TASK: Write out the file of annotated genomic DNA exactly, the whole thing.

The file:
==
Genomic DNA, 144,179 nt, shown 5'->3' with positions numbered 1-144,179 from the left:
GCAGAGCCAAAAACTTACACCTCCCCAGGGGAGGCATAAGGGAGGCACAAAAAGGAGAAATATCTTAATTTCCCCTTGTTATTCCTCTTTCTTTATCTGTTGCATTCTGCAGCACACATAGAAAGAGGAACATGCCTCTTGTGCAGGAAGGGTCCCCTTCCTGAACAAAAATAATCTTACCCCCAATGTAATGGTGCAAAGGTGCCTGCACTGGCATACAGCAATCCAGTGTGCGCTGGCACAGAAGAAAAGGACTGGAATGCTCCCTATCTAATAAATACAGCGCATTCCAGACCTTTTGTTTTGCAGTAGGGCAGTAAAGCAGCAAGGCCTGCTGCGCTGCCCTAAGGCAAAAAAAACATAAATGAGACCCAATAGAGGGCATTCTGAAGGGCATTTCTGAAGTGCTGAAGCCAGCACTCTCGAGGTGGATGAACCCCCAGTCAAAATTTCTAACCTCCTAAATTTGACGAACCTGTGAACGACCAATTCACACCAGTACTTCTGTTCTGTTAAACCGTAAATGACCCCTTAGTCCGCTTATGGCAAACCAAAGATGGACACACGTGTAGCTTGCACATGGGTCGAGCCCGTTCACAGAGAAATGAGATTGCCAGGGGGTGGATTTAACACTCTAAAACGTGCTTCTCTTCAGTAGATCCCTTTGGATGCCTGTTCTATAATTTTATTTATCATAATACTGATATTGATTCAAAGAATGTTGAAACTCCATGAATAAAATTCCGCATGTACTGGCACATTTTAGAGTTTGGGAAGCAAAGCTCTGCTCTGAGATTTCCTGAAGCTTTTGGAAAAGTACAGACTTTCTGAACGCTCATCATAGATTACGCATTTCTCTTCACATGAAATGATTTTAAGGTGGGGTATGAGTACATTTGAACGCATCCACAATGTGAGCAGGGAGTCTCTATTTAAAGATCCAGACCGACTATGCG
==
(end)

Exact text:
Genomic DNA, 144,179 nt, shown 5'->3' with positions numbered 1-144,179 from the left:
GCAGAGCCAAAAACTTACACCTCCCCAGGGGAGGCATAAGGGAGGCACAAAAAGGAGAAATATCTTAATTTCCCCTTGTTATTCCTCTTTCTTTATCTGTTGCATTCTGCAGCACACATAGAAAGAGGAACATGCCTCTTGTGCAGGAAGGGTCCCCTTCCTGAACAAAAATAATCTTACCCCCAATGTAATGGTGCAAAGGTGCCTGCACTGGCATACAGCAATCCAGTGTGCGCTGGCACAGAAGAAAAGGACTGGAATGCTCCCTATCTAATAAATACAGCGCATTCCAGACCTTTTGTTTTGCAGTAGGGCAGTAAAGCAGCAAGGCCTGCTGCGCTGCCCTAAGGCAAAAAAAACATAAATGAGACCCAATAGAGGGCATTCTGAAGGGCATTTCTGAAGTGCTGAAGCCAGCACTCTCGAGGTGGATGAACCCCCAGTCAAAATTTCTAACCTCCTAAATTTGACGAACCTGTGAACGACCAATTCACACCAGTACTTCTGTTCTGTTAAACCGTAAATGACCCCTTAGTCCGCTTATGGCAAACCAAAGATGGACACACGTGTAGCTTGCACATGGGTCGAGCCCGTTCACAGAGAAATGAGATTGCCAGGGGGTGGATTTAACACTCTAAAACGTGCTTCTCTTCAGTAGATCCCTTTGGATGCCTGTTCTATAATTTTATTTATCATAATACTGATATTGATTCAAAGAATGTTGAAACTCCATGAATAAAATTCCGCATGTACTGGCACATTTTAGAGTTTGGGAAGCAAAGCTCTGCTCTGAGATTTCCTGAAGCTTTTGGAAAAGTACAGACTTTCTGAACGCTCATCATAGATTACGCATTTCTCTTCACATGAAATGATTTTAAGGTGGGGTATGAGTACATTTGAACGCATCCACAATGTGAGCAGGGAGTCTCTATTTAAAGATCCAGACCGACTATGCG